I am writing a conference paper and would like to harvest the collective mind of the social web for some constructive comments - this is just a small portion of one page. Don´t want to exceed the 10000 word policy :)
Higher Education and educational policies are under scrutiny as we move forward into the 21st century. The traditional higher educational system, with it universities as the hub of knowledge, is under revision, less from the universities them self’s but more from a rapidly emerging ideology and technologies of the social web 2.0 that utilize the Internet´s connectivity.
Higher educational institutions have adopted electronic teaching/learning technologies in the form of the many
different e-learning applications or systems integrated into current the universities IT platforms. They are primarily indented as support tools for formal learning models, as content delivery tools, electronic storage facilities and for administrative purposes. Within these academic platforms these e-learning systems are referred to as CMS or Content Management System or LMS Learning Management System.
There is great controversy regarding these systems and their functionality or lack thereof in educational context. In many areas of education these systems seem to support more efficiently the administrative part of education than teaching and learning activities. (Mott, 2010). The conclusion of a 2009 report from the U.S. department of Education seems to agree saying that most of the new educational technology has been applied outside the educational process (USDE,2008). Arvan (2009) points out that this use of CMS or LMS reinforces a state of status qua where these systems: ...” serves as an affirming technology of traditional teaching. The instructor doesn’t challenge the LMS very much, and, in turn, the LMS doesn’t challenge the instructor.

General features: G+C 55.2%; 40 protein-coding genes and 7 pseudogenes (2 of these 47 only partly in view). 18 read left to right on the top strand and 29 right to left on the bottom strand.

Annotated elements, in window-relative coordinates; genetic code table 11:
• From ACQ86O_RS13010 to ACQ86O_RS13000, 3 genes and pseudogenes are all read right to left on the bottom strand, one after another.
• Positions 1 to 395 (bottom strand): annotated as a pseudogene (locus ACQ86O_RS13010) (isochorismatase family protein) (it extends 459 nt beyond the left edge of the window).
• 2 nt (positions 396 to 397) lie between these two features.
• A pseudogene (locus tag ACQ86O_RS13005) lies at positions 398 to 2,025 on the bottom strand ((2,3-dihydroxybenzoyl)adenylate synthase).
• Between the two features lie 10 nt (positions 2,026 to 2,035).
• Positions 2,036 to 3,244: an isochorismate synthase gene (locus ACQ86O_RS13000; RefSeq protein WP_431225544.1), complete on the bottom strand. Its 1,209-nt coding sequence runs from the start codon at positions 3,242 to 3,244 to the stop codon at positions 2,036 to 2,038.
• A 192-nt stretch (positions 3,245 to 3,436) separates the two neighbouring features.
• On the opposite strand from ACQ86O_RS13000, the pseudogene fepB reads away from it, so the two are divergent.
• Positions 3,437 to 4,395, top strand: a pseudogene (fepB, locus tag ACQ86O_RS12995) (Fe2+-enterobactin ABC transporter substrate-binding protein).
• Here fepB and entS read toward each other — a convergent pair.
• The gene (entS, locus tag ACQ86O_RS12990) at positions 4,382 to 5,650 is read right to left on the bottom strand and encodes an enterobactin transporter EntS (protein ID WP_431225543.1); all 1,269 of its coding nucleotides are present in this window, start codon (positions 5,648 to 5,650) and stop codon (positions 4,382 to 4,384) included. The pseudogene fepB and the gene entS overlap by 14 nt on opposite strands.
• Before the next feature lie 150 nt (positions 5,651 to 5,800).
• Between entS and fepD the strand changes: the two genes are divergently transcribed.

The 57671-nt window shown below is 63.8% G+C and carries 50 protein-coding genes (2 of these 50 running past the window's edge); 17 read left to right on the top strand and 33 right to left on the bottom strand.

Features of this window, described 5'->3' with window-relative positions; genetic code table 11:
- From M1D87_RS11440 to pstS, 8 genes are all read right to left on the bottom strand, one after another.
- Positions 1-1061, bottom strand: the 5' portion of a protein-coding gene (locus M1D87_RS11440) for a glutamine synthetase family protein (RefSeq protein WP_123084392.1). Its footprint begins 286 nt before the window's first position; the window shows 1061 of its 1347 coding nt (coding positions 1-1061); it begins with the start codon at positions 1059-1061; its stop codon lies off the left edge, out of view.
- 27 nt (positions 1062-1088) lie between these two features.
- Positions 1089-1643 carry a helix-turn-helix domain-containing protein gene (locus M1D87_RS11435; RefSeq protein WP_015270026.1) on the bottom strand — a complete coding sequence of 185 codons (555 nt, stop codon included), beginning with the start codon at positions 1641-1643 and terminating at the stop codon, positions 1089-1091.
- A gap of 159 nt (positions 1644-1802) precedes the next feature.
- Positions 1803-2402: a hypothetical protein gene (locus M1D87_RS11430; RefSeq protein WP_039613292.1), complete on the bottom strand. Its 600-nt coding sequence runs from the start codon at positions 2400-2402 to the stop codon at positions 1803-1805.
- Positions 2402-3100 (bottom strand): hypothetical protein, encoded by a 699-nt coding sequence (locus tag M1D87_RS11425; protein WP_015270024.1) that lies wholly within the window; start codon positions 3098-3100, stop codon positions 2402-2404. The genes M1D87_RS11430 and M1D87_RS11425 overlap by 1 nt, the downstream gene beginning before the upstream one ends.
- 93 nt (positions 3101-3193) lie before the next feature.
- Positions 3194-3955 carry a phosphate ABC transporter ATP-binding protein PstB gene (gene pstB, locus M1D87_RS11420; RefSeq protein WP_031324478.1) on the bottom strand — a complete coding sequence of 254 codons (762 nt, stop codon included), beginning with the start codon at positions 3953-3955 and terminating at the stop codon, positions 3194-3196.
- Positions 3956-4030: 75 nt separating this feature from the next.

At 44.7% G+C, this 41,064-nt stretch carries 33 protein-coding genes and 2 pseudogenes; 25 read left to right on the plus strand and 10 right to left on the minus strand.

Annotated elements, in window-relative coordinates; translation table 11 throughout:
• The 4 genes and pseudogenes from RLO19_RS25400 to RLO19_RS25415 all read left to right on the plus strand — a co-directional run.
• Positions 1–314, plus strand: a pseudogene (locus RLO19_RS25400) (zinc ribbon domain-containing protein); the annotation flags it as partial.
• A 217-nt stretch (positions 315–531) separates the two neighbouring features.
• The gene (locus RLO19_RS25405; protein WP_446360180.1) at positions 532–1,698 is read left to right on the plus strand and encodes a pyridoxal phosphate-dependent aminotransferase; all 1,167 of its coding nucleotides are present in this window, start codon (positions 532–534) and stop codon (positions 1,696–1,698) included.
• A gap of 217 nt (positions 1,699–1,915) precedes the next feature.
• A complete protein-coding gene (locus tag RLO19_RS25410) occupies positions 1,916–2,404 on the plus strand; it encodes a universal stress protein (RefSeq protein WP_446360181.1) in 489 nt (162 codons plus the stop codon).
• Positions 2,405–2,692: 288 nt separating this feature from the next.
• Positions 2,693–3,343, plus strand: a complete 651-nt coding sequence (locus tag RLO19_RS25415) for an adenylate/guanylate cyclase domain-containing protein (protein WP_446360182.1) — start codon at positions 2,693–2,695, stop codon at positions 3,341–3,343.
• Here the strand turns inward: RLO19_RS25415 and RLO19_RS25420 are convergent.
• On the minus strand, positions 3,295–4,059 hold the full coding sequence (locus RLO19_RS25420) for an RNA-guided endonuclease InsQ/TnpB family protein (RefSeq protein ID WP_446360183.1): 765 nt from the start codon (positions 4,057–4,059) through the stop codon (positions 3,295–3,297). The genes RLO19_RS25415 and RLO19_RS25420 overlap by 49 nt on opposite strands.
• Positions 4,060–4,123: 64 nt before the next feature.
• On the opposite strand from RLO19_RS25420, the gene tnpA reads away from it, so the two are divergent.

The student gets the convenience benefit from electronic distribution of documents (and grades) but little more.
Morgan (2003) concludes that; "Faculty uses the CMS primarily as an administrative tool… rather than as a tool anchored in pedagogy or cognitive science models." Others consider LMS a stagnated technology only usable for content delivery to students and management of student groups (Milligan, 2006). Sclater (2008) concluded that LMSs have in many cases developed into glorified "storage facilities for lecture notes and PowerPoint presentations."
When looking at current higher education institution curricula and the traditional teaching methods it should not be surprising how these traditions have filtered into the use of technology, the traditional way of teaching seems to be untouched despite CMS and LMS technologies and through their use teachers maintain their traditional teaching practices (Cuban, 2001).